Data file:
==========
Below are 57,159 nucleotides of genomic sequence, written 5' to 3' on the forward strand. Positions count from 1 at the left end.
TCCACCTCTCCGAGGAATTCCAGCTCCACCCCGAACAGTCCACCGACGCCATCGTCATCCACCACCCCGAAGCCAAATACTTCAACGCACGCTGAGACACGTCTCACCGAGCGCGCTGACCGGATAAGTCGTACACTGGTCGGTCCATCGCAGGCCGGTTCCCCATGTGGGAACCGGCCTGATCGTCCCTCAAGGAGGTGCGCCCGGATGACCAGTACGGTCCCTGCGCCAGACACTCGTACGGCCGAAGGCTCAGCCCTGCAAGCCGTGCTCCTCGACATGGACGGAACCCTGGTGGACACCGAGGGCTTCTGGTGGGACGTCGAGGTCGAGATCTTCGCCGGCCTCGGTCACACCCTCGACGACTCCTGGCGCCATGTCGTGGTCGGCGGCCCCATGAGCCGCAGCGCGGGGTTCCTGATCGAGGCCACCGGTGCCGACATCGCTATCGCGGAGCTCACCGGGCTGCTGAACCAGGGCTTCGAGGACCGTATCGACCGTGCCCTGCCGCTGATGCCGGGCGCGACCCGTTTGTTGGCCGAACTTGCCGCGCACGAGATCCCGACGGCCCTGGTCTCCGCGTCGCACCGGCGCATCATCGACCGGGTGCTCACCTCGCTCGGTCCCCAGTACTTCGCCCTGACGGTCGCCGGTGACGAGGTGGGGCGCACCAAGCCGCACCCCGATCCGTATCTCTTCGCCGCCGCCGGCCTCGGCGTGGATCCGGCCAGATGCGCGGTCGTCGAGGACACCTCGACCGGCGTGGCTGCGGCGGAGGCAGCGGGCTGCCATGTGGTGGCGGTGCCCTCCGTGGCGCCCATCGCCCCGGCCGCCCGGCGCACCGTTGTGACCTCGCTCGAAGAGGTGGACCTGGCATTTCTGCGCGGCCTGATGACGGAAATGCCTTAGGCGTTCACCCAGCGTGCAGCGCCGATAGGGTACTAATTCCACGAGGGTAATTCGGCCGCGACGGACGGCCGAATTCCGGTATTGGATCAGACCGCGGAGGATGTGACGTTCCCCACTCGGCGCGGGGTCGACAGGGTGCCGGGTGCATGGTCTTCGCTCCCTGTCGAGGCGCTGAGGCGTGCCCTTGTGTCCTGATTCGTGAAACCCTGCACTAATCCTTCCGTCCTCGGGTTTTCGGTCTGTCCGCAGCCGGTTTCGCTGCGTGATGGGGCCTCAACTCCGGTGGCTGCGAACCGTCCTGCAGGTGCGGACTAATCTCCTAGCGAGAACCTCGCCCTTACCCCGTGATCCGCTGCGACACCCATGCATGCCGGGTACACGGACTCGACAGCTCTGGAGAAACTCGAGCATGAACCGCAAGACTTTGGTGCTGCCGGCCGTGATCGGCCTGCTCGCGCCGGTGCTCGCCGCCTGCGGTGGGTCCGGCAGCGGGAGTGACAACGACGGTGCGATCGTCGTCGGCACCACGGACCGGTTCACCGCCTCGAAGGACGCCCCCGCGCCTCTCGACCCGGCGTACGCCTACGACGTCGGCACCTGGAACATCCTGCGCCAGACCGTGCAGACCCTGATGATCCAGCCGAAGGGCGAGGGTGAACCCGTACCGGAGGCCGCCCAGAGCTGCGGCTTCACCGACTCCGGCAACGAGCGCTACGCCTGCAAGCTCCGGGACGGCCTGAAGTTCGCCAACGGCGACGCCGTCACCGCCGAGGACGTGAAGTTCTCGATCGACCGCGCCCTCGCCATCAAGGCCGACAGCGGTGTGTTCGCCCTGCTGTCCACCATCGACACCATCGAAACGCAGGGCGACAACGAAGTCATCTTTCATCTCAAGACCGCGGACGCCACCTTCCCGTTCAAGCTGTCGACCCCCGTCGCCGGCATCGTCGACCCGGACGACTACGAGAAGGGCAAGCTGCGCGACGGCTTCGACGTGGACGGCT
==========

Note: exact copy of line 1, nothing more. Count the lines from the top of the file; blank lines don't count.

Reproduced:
Below are 57,159 nucleotides of genomic sequence, written 5' to 3' on the forward strand. Positions count from 1 at the left end.